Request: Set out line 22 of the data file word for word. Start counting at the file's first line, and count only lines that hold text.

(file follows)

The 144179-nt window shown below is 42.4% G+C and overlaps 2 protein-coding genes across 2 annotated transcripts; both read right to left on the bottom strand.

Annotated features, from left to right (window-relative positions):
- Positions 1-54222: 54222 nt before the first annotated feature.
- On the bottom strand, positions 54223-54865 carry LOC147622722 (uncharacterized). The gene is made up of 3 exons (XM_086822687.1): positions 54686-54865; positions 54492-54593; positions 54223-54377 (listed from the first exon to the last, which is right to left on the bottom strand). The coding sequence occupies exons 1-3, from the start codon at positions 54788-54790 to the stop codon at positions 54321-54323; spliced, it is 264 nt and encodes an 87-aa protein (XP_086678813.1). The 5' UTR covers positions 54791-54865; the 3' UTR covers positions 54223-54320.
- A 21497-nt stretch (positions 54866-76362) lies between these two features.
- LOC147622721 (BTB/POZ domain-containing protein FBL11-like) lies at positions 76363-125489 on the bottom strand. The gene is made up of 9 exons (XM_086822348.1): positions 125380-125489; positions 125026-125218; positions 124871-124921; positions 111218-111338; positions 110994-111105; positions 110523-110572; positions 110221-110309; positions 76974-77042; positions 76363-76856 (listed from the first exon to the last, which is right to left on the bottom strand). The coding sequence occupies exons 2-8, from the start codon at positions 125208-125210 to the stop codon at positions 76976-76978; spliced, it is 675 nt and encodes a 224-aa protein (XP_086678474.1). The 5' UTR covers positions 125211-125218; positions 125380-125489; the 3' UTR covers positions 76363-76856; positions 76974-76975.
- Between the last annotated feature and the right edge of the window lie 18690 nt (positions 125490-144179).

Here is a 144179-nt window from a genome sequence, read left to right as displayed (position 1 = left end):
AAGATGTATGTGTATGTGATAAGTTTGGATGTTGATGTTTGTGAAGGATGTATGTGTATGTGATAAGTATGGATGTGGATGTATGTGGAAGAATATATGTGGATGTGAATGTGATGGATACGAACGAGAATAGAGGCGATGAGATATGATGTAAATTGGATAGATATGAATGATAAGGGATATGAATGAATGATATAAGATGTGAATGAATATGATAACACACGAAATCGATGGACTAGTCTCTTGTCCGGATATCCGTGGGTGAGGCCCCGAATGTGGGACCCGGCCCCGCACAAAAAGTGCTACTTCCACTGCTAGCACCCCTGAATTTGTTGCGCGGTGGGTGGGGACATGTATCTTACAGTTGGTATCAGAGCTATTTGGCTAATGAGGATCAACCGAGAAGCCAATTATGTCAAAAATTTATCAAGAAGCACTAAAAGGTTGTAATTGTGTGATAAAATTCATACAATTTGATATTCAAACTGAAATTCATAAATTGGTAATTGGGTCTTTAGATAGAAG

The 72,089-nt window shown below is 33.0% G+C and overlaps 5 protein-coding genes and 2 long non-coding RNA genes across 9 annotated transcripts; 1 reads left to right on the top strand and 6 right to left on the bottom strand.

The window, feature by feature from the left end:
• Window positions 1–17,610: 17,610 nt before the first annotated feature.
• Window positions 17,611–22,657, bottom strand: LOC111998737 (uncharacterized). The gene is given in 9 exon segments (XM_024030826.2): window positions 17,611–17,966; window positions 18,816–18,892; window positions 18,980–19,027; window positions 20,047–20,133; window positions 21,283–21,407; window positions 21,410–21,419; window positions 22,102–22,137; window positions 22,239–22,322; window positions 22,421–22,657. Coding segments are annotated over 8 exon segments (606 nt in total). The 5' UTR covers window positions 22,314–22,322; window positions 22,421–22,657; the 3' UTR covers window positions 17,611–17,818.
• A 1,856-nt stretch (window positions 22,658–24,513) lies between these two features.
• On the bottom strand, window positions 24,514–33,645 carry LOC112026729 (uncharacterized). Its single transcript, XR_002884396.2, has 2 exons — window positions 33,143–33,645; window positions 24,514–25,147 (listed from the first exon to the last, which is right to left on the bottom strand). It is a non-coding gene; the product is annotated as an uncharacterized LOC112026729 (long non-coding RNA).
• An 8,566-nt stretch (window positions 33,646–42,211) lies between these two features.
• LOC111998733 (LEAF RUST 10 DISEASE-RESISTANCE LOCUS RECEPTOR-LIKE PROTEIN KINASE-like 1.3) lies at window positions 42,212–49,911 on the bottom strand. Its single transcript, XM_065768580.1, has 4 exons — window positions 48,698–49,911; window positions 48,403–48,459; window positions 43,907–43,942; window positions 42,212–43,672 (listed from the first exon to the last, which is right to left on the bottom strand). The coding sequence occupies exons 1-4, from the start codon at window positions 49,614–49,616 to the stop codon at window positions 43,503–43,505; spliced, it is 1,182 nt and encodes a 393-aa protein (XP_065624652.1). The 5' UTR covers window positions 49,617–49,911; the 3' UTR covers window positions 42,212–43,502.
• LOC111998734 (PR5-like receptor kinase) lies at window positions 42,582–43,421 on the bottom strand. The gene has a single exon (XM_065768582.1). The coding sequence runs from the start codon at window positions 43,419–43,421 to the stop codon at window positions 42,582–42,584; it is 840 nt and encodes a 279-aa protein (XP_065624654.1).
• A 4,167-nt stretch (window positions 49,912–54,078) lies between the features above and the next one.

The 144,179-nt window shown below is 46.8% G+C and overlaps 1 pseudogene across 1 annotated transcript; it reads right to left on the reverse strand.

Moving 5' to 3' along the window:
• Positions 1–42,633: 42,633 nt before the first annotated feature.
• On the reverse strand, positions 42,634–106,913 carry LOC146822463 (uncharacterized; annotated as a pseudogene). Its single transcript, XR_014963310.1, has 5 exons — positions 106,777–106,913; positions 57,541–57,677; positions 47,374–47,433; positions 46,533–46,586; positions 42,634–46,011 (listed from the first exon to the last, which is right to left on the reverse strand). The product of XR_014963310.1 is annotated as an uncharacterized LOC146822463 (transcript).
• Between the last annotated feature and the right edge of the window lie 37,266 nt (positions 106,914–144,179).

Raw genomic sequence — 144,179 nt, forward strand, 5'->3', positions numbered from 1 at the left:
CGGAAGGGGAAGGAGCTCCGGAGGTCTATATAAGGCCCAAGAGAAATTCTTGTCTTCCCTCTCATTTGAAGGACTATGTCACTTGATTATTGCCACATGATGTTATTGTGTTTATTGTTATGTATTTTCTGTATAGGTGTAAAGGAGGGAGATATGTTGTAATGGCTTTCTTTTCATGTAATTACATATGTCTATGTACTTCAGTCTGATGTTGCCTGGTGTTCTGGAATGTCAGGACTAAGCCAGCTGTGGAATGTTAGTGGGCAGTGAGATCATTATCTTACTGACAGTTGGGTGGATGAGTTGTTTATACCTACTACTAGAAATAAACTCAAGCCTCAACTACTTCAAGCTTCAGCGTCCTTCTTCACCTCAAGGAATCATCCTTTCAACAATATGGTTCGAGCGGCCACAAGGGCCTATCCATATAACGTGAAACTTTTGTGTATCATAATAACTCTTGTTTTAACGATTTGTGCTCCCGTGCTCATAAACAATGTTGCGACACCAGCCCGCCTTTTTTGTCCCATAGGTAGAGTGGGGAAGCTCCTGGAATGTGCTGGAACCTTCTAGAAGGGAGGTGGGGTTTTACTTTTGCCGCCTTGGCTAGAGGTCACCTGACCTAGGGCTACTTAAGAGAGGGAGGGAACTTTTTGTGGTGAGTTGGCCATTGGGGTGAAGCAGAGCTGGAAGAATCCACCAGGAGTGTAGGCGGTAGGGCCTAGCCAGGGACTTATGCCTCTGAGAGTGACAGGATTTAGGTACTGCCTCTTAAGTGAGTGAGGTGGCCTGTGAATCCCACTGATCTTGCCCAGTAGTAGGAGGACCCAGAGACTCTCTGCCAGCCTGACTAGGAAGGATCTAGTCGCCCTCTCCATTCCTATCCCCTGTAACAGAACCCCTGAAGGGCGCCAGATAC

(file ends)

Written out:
• Positions 1–42,633: 42,633 nt before the first annotated feature.